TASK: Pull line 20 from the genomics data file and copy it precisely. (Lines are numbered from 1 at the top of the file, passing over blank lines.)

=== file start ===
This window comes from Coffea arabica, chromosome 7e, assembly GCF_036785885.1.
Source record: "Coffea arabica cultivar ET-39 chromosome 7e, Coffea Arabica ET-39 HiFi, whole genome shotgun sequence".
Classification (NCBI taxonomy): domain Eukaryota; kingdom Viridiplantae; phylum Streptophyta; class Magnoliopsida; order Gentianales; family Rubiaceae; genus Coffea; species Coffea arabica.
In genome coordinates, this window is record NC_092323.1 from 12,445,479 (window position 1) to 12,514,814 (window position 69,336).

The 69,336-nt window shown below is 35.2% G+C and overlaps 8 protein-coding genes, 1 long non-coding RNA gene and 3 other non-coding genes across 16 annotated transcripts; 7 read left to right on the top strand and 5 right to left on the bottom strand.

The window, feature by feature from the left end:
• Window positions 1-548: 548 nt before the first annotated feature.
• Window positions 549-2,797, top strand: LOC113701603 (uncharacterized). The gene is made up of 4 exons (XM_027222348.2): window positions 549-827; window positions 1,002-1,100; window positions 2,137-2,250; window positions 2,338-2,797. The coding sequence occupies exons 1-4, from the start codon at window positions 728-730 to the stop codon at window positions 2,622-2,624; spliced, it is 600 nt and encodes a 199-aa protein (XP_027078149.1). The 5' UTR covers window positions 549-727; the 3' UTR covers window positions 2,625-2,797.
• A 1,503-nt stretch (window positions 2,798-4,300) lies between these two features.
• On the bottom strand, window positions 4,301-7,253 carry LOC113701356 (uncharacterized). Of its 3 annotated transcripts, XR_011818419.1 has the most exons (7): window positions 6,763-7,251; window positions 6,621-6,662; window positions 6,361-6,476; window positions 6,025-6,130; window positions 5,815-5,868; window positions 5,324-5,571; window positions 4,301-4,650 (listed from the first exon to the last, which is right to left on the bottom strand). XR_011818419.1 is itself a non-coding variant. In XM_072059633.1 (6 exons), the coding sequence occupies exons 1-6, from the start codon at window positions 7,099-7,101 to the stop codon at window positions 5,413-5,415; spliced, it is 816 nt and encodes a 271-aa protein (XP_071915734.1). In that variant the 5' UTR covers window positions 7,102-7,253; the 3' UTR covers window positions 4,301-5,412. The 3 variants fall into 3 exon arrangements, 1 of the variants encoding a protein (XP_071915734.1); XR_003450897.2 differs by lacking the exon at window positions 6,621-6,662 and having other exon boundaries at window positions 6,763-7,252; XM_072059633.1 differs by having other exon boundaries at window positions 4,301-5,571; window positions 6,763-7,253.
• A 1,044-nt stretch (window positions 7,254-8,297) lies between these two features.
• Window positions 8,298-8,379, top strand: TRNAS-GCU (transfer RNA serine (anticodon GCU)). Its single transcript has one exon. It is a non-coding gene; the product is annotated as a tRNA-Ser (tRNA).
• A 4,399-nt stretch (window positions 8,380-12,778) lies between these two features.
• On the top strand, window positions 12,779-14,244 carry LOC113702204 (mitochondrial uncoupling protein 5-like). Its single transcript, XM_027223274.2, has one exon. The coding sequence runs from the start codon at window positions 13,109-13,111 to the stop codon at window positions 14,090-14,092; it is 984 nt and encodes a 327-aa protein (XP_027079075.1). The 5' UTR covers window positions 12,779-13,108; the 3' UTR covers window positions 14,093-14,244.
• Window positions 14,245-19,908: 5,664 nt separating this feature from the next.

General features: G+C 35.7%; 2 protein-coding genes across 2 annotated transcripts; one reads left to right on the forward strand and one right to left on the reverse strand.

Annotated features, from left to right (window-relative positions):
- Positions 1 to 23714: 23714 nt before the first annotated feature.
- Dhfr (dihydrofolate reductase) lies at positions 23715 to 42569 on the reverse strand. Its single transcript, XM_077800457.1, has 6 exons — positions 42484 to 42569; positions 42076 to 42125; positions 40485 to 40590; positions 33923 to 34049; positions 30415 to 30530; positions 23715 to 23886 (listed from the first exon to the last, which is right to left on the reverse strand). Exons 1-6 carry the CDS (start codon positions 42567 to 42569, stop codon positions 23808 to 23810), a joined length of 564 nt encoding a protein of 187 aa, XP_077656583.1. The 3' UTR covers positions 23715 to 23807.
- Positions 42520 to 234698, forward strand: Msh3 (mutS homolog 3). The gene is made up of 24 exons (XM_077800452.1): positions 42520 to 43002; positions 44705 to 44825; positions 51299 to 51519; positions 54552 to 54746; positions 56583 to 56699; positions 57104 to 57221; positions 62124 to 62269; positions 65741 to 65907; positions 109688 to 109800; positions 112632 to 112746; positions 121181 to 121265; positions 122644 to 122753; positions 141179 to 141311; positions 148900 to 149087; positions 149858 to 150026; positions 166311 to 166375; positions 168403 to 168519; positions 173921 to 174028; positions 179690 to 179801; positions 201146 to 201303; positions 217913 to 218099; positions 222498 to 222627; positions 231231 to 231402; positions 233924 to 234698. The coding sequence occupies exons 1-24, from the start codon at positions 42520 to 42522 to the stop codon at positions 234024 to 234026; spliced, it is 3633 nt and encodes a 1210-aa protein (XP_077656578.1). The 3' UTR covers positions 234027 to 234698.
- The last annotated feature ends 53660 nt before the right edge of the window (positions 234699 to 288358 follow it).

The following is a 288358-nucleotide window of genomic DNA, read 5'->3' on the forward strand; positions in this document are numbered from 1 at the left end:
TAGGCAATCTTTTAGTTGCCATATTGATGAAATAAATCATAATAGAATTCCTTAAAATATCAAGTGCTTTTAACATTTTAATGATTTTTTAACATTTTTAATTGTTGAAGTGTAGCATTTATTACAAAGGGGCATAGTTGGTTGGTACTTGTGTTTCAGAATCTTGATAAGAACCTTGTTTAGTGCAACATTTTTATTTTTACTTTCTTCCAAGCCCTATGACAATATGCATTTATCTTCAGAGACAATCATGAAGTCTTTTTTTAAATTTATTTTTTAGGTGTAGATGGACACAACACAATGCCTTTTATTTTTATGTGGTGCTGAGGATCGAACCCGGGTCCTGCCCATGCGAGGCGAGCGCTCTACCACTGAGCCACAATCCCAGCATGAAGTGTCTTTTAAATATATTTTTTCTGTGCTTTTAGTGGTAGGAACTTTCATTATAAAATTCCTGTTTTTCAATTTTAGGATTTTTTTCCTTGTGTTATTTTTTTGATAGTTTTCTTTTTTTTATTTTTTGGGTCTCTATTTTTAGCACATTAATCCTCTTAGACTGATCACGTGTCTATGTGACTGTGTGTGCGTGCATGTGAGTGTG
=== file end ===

- Positions 42520 to 234698, forward strand: Msh3 (mutS homolog 3). The gene is made up of 24 exons (XM_077800452.1): positions 42520 to 43002; positions 44705 to 44825; positions 51299 to 51519; positions 54552 to 54746; positions 56583 to 56699; positions 57104 to 57221; positions 62124 to 62269; positions 65741 to 65907; positions 109688 to 109800; positions 112632 to 112746; positions 121181 to 121265; positions 122644 to 122753; positions 141179 to 141311; positions 148900 to 149087; positions 149858 to 150026; positions 166311 to 166375; positions 168403 to 168519; positions 173921 to 174028; positions 179690 to 179801; positions 201146 to 201303; positions 217913 to 218099; positions 222498 to 222627; positions 231231 to 231402; positions 233924 to 234698. The coding sequence occupies exons 1-24, from the start codon at positions 42520 to 42522 to the stop codon at positions 234024 to 234026; spliced, it is 3633 nt and encodes a 1210-aa protein (XP_077656578.1). The 3' UTR covers positions 234027 to 234698.